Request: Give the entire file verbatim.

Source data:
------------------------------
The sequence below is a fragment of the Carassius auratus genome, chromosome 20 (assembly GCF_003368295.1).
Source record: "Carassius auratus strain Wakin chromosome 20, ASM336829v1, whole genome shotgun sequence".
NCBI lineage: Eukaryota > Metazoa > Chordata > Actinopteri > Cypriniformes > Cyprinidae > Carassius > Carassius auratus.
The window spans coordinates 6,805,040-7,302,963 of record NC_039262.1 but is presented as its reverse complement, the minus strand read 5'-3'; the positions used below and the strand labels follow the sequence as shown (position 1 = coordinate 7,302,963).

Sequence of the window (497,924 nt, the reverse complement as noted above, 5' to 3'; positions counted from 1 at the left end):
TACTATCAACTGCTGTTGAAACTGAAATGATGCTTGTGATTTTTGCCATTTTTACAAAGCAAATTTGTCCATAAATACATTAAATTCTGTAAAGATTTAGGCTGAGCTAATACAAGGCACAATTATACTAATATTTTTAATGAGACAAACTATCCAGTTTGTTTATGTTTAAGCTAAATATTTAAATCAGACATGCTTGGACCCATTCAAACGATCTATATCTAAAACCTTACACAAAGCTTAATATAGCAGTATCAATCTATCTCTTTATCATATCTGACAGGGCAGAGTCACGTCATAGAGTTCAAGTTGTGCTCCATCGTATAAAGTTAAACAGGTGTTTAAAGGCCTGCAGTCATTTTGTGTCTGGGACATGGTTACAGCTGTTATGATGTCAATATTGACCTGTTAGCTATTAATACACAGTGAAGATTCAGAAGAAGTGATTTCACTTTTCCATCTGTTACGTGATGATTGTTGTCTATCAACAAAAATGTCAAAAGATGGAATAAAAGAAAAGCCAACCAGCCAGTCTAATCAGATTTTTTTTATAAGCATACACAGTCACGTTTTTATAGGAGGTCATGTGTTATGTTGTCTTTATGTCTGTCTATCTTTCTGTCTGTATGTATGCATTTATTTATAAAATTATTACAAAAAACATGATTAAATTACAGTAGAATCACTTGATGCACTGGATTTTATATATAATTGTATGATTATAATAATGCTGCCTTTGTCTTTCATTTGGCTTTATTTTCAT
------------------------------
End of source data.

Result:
The sequence below is a fragment of the Carassius auratus genome, chromosome 20 (assembly GCF_003368295.1).
Source record: "Carassius auratus strain Wakin chromosome 20, ASM336829v1, whole genome shotgun sequence".
NCBI lineage: Eukaryota > Metazoa > Chordata > Actinopteri > Cypriniformes > Cyprinidae > Carassius > Carassius auratus.
The window spans coordinates 6,805,040-7,302,963 of record NC_039262.1 but is presented as its reverse complement, the minus strand read 5'-3'; the positions used below and the strand labels follow the sequence as shown (position 1 = coordinate 7,302,963).

Sequence of the window (497,924 nt, the reverse complement as noted above, 5' to 3'; positions counted from 1 at the left end):
TACTATCAACTGCTGTTGAAACTGAAATGATGCTTGTGATTTTTGCCATTTTTACAAAGCAAATTTGTCCATAAATACATTAAATTCTGTAAAGATTTAGGCTGAGCTAATACAAGGCACAATTATACTAATATTTTTAATGAGACAAACTATCCAGTTTGTTTATGTTTAAGCTAAATATTTAAATCAGACATGCTTGGACCCATTCAAACGATCTATATCTAAAACCTTACACAAAGCTTAATATAGCAGTATCAATCTATCTCTTTATCATATCTGACAGGGCAGAGTCACGTCATAGAGTTCAAGTTGTGCTCCATCGTATAAAGTTAAACAGGTGTTTAAAGGCCTGCAGTCATTTTGTGTCTGGGACATGGTTACAGCTGTTATGATGTCAATATTGACCTGTTAGCTATTAATACACAGTGAAGATTCAGAAGAAGTGATTTCACTTTTCCATCTGTTACGTGATGATTGTTGTCTATCAACAAAAATGTCAAAAGATGGAATAAAAGAAAAGCCAACCAGCCAGTCTAATCAGATTTTTTTTATAAGCATACACAGTCACGTTTTTATAGGAGGTCATGTGTTATGTTGTCTTTATGTCTGTCTATCTTTCTGTCTGTATGTATGCATTTATTTATAAAATTATTACAAAAAACATGATTAAATTACAGTAGAATCACTTGATGCACTGGATTTTATATATAATTGTATGATTATAATAATGCTGCCTTTGTCTTTCATTTGGCTTTATTTTCAT